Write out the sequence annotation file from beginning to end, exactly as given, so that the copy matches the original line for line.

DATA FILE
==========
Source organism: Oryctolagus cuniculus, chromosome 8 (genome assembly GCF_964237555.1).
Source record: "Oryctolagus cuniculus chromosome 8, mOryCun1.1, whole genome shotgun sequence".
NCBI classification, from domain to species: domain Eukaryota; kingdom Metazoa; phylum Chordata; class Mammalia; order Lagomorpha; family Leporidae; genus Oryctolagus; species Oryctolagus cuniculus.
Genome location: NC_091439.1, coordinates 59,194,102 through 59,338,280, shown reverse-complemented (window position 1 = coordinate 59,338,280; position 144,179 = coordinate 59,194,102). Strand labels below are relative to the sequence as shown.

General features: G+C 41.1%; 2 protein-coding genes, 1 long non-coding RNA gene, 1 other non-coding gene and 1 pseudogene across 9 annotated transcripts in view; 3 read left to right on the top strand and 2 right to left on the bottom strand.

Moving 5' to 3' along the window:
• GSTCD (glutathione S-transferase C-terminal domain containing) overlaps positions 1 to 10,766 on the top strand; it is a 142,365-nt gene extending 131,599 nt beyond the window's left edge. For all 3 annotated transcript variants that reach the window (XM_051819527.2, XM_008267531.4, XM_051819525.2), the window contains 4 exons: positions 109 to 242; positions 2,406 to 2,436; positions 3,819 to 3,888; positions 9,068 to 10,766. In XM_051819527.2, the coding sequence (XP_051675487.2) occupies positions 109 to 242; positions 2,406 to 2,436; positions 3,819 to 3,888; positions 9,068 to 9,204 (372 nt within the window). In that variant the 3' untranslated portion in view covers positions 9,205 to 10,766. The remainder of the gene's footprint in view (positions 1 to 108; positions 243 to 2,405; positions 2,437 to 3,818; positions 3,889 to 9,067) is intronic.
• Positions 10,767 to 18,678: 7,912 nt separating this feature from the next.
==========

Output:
Source organism: Oryctolagus cuniculus, chromosome 8 (genome assembly GCF_964237555.1).
Source record: "Oryctolagus cuniculus chromosome 8, mOryCun1.1, whole genome shotgun sequence".
NCBI classification, from domain to species: domain Eukaryota; kingdom Metazoa; phylum Chordata; class Mammalia; order Lagomorpha; family Leporidae; genus Oryctolagus; species Oryctolagus cuniculus.
Genome location: NC_091439.1, coordinates 59,194,102 through 59,338,280, shown reverse-complemented (window position 1 = coordinate 59,338,280; position 144,179 = coordinate 59,194,102). Strand labels below are relative to the sequence as shown.

General features: G+C 41.1%; 2 protein-coding genes, 1 long non-coding RNA gene, 1 other non-coding gene and 1 pseudogene across 9 annotated transcripts in view; 3 read left to right on the top strand and 2 right to left on the bottom strand.

Moving 5' to 3' along the window:
• GSTCD (glutathione S-transferase C-terminal domain containing) overlaps positions 1 to 10,766 on the top strand; it is a 142,365-nt gene extending 131,599 nt beyond the window's left edge. For all 3 annotated transcript variants that reach the window (XM_051819527.2, XM_008267531.4, XM_051819525.2), the window contains 4 exons: positions 109 to 242; positions 2,406 to 2,436; positions 3,819 to 3,888; positions 9,068 to 10,766. In XM_051819527.2, the coding sequence (XP_051675487.2) occupies positions 109 to 242; positions 2,406 to 2,436; positions 3,819 to 3,888; positions 9,068 to 9,204 (372 nt within the window). In that variant the 3' untranslated portion in view covers positions 9,205 to 10,766. The remainder of the gene's footprint in view (positions 1 to 108; positions 243 to 2,405; positions 2,437 to 3,818; positions 3,889 to 9,067) is intronic.
• Positions 10,767 to 18,678: 7,912 nt separating this feature from the next.